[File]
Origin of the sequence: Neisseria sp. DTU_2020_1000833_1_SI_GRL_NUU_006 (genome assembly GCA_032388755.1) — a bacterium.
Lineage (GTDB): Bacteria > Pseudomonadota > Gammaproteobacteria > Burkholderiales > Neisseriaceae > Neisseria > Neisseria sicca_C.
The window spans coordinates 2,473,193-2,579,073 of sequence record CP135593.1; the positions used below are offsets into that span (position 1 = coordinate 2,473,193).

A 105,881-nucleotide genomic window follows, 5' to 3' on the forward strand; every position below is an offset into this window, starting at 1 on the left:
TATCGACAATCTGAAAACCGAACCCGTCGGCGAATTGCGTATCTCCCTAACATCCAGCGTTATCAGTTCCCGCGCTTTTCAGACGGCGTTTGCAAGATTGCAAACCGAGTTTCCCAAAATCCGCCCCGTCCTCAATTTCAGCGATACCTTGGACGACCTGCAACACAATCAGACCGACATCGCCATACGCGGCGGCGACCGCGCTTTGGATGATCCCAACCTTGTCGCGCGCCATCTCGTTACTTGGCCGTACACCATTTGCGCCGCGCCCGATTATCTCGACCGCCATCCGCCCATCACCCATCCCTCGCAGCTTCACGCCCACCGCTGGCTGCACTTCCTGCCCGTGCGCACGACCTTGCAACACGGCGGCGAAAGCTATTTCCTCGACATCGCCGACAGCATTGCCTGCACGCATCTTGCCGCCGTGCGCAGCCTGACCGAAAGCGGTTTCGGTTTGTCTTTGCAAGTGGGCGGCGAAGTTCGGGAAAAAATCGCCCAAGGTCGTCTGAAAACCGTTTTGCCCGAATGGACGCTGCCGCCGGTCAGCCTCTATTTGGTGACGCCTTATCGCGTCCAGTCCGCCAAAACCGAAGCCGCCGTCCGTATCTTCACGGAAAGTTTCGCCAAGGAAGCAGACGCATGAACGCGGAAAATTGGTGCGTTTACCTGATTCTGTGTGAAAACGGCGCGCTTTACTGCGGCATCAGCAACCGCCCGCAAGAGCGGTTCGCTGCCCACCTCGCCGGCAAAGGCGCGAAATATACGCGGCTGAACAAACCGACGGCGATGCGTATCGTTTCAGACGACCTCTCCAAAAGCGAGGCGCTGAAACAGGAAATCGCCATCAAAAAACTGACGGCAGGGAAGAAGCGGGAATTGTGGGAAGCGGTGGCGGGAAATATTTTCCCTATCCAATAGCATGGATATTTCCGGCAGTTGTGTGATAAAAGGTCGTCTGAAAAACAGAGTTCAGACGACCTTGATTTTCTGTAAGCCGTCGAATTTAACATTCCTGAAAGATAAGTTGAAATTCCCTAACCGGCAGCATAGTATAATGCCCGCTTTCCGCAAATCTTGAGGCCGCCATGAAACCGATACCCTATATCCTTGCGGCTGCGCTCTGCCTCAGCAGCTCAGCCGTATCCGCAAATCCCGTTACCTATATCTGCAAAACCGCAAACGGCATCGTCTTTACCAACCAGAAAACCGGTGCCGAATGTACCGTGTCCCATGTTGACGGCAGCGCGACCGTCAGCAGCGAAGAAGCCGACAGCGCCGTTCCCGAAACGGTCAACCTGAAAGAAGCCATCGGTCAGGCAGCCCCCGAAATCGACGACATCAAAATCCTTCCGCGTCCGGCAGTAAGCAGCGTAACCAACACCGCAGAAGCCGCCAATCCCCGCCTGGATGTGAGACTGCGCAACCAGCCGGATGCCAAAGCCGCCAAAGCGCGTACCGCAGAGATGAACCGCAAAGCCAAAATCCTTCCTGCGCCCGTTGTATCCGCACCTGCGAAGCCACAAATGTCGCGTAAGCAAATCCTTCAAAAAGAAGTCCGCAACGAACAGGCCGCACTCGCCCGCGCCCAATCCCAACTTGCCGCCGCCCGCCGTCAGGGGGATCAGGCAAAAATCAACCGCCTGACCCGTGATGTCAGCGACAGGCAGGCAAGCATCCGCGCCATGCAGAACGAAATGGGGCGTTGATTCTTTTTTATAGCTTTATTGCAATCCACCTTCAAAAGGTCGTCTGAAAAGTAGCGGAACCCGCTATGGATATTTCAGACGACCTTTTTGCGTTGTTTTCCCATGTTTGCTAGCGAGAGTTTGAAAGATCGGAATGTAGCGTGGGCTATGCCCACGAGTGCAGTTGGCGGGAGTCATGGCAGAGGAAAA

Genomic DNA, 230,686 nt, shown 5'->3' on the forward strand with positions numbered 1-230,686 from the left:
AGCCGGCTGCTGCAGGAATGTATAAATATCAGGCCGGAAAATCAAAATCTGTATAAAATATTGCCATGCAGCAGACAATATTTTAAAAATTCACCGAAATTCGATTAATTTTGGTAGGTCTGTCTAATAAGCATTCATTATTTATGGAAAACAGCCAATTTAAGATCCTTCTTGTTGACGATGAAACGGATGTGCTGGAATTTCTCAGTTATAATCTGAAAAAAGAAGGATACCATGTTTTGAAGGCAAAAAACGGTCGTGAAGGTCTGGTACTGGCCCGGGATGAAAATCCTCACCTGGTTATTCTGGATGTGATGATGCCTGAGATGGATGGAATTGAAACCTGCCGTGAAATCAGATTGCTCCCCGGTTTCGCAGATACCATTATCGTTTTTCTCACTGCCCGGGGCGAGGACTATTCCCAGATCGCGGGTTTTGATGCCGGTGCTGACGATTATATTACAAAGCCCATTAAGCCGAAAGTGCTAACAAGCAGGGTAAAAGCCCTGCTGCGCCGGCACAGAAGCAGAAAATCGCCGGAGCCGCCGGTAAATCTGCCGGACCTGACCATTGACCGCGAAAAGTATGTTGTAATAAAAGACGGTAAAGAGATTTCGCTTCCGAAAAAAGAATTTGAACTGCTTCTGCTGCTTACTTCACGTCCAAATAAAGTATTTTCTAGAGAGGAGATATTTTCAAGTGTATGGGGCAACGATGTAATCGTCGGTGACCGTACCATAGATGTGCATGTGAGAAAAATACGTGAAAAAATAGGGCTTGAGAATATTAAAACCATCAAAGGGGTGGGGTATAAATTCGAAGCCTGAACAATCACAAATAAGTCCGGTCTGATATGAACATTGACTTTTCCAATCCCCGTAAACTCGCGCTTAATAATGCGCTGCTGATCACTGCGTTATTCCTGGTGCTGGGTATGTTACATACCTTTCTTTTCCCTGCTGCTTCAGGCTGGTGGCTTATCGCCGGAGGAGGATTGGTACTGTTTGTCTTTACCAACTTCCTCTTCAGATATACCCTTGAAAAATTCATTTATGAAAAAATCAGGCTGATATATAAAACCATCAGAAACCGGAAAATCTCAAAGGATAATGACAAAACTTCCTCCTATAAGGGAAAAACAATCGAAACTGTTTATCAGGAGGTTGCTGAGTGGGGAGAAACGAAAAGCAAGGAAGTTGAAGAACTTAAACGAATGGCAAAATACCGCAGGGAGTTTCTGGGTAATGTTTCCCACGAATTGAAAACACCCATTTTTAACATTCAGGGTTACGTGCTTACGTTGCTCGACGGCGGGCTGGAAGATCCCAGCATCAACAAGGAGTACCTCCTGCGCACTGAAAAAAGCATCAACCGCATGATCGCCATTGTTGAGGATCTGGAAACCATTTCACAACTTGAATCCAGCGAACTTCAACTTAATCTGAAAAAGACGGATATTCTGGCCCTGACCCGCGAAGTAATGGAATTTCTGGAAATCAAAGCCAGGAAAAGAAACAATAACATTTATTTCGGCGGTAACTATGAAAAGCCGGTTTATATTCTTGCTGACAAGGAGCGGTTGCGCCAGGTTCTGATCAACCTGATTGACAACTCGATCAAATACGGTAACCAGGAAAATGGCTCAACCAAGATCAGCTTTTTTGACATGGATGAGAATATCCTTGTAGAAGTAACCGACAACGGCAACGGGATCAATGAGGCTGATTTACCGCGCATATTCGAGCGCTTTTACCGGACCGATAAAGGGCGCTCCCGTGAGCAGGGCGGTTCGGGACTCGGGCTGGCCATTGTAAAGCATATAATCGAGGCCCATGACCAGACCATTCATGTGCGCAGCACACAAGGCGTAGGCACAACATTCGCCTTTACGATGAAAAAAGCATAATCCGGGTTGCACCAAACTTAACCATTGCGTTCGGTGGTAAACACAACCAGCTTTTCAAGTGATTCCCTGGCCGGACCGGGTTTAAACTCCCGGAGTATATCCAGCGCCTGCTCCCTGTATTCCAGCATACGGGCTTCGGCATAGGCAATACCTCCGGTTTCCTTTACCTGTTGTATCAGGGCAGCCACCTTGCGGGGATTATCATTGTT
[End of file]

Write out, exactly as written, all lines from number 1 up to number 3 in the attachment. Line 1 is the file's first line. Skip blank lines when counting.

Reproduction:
Origin of the sequence: Neisseria sp. DTU_2020_1000833_1_SI_GRL_NUU_006 (genome assembly GCA_032388755.1) — a bacterium.
Lineage (GTDB): Bacteria > Pseudomonadota > Gammaproteobacteria > Burkholderiales > Neisseriaceae > Neisseria > Neisseria sicca_C.
The window spans coordinates 2,473,193-2,579,073 of sequence record CP135593.1; the positions used below are offsets into that span (position 1 = coordinate 2,473,193).